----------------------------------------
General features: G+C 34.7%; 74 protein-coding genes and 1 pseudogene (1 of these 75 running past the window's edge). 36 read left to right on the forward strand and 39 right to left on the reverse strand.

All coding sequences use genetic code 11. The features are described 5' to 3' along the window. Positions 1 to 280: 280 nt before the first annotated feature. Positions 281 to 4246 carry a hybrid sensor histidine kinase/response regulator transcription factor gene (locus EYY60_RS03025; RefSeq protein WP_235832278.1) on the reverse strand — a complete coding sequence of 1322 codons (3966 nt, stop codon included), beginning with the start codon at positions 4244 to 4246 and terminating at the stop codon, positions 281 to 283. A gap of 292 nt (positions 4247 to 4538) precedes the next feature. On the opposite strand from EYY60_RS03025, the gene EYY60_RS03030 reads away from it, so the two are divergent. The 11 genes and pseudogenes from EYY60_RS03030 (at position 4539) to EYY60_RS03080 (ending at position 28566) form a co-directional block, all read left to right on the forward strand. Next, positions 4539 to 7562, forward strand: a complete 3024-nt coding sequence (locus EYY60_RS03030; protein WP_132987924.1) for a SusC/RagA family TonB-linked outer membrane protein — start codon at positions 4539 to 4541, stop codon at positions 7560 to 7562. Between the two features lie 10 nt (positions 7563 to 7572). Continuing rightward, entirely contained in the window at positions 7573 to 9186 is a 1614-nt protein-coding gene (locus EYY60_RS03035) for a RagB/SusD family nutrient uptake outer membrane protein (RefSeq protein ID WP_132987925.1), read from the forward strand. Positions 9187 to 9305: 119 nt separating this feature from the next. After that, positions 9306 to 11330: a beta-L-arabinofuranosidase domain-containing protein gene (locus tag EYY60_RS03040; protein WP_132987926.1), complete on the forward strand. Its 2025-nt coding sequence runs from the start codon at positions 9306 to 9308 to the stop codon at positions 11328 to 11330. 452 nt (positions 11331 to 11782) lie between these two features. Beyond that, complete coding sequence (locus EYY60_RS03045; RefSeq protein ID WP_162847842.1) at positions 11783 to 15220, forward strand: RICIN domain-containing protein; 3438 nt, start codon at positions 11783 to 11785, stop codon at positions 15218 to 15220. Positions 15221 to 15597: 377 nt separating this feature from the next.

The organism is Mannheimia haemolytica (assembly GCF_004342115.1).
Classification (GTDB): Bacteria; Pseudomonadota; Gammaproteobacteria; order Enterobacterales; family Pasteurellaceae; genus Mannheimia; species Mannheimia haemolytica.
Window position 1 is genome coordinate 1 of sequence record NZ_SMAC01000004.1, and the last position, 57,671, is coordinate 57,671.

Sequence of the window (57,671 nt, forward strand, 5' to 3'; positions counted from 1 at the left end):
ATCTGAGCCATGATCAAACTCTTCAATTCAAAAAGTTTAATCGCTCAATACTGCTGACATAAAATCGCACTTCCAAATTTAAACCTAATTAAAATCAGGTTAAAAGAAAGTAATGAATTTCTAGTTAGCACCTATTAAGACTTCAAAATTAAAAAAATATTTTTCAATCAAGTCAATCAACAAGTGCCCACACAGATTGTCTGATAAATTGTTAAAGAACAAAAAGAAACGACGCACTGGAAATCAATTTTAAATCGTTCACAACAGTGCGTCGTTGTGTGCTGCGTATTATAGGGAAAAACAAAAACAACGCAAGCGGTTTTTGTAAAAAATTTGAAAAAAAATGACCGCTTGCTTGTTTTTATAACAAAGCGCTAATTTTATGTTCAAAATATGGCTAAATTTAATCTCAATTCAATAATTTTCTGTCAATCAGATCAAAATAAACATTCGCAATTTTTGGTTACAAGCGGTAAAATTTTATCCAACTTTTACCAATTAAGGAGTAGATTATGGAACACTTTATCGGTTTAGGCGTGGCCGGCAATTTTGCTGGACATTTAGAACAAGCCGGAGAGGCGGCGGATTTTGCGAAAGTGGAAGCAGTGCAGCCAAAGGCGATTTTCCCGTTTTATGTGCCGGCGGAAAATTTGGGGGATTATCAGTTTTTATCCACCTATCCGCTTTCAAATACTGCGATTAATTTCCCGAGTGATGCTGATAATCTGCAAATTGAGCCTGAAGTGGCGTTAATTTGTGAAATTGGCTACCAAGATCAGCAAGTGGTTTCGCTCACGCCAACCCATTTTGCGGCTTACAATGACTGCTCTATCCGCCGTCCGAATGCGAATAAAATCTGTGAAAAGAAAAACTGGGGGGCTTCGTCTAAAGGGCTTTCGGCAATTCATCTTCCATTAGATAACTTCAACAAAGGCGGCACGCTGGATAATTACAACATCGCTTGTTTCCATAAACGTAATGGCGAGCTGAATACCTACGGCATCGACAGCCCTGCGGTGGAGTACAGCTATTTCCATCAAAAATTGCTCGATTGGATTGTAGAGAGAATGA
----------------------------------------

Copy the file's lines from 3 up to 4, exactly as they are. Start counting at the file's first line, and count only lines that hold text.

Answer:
The organism is Mannheimia haemolytica (assembly GCF_004342115.1).
Classification (GTDB): Bacteria; Pseudomonadota; Gammaproteobacteria; order Enterobacterales; family Pasteurellaceae; genus Mannheimia; species Mannheimia haemolytica.